Video demo of Zero Downtime Patching in SharePoint Server 2016

SharePoint Server 2016
 

Applies to: SharePoint Server 2016

Topic Last Modified: 2017-05-23

Summary: Take a SharePoint tutorial that can help you learn how to patch a server in a SharePoint Server 2016 farm by using Zero Downtime Patching.

One of the new features in SharePoint Server 2016 is Zero Downtime patching.

Zero Downtime patching doesn’t demand any server downtime while patching a SharePoint Server 2016 farm, but does require that your farm be set up in a Highly Available (HA) configuration (so that SharePoint roles are hosted on more than one server). That way, patching can be done in batches where certain of the redundant servers are taken out of load balancing, patched, replaced, and tested for soundness before the other servers follow through the same process.

There is a two-step process to patch a server in a SharePoint Server 2016 farm. First, you install the binaries of the patch to each server, this is called the patch phase. Second, after you finish the patch phase, you must complete the update installation by starting the build-to-build upgrade phase.

During Zero downtime patching, users can add and edit files and use search just as at any other time, accessing the servers still handled by the load balancer. Likewise, though the database schemas may differ between the patched and unpatched sides of the farm, SharePoint Server 2016 operates in a backward-compatible mode, and its databases are able to properly function, until patching completes.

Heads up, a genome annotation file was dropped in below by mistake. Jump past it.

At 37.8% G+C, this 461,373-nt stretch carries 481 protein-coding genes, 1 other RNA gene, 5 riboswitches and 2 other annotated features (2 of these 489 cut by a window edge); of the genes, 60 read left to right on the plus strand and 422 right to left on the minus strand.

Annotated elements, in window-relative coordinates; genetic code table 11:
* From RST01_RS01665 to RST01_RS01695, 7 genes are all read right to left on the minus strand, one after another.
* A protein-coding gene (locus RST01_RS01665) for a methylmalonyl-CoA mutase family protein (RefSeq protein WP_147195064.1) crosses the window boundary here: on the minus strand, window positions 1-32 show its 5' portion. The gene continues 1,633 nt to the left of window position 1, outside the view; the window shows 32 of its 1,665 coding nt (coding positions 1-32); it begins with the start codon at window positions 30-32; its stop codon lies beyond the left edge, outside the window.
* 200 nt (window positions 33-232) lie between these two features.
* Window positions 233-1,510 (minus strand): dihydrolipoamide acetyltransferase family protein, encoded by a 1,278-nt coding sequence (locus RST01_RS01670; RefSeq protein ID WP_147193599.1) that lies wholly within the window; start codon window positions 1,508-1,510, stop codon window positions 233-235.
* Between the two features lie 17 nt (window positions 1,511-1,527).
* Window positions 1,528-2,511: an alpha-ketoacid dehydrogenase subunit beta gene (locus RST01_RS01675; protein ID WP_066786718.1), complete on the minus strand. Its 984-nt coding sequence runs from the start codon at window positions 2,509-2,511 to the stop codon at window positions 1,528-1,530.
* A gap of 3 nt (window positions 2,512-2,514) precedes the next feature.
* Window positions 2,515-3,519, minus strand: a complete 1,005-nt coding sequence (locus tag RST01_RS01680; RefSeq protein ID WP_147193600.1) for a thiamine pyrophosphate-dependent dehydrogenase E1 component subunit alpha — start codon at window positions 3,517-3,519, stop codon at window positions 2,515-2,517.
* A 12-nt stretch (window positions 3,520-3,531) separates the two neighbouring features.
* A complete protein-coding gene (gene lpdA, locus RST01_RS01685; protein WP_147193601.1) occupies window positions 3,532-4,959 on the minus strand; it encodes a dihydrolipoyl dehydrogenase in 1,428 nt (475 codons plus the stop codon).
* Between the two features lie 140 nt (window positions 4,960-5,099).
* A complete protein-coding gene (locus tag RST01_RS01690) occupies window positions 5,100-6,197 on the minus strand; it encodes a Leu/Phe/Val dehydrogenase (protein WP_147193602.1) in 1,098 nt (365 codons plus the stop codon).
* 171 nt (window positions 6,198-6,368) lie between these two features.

This SharePoint tutorial explains how to patch a SharePoint Server 2016 HA farm from beginning to end, including the installation of the binary files on all servers, and the build-to-build (B2B) upgrade itself.

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ImportantImportant:
During the demonstration, the graceful shut down of Distributed Cache Service was discussed and demonstrated.   The environment depicted is a test farm and the process shown is NOT how a customer should do this in a live environment.   If you are actively using areas such as Microblogs, Newsfeeds etc.  you will instead need to use the following steps to gracefully shut down the Distributed Cache Service  on each Distributed Cache Server during the patch and upgrade sequence:
Gracefully STOP Distributed Cache Service
$instanceName ="SPDistributedCacheService Name=AppFabricCachingService"
$serviceInstance = Get-SPServiceInstance | ? {($_.service.tostring()) -eq $instanceName -and ($_.server.name) -eq $env:computername}
$serviceInstance.Unprovision()
 
Start Distributed Cache Service
$instanceName ="SPDistributedCacheService Name=AppFabricCachingService"
$serviceInstance = Get-SPServiceInstance | ? {($_.service.tostring()) -eq $instanceName -and ($_.server.name) -eq $env:computername}
$serviceInstance.Provision()

For reference, here is an overview of the steps, however for further detail on SharePoint patching please watch the video.

  1. Remove the Front-end web server (SPWEB01) from the Load balancer.

  2. Patch the front-end web server (SPWEB01) by using the STS & WSS Packages.

  3. Restart the front-end web server (SPWEB01).

  4. Add the front-end web server (SPWEB01) back into the Load balancer.

  5. Remove the front-end web server (SPWEB02) from the Load balancer.

  6. Patch the front-end web server (SPWEB02).

  7. Restart the front-end web server (SPWEB02) computer.

  8. Patch the following Application servers: SPAPP01, SPDCH01, and SPSRCH01 in parallel, and then restart the computers.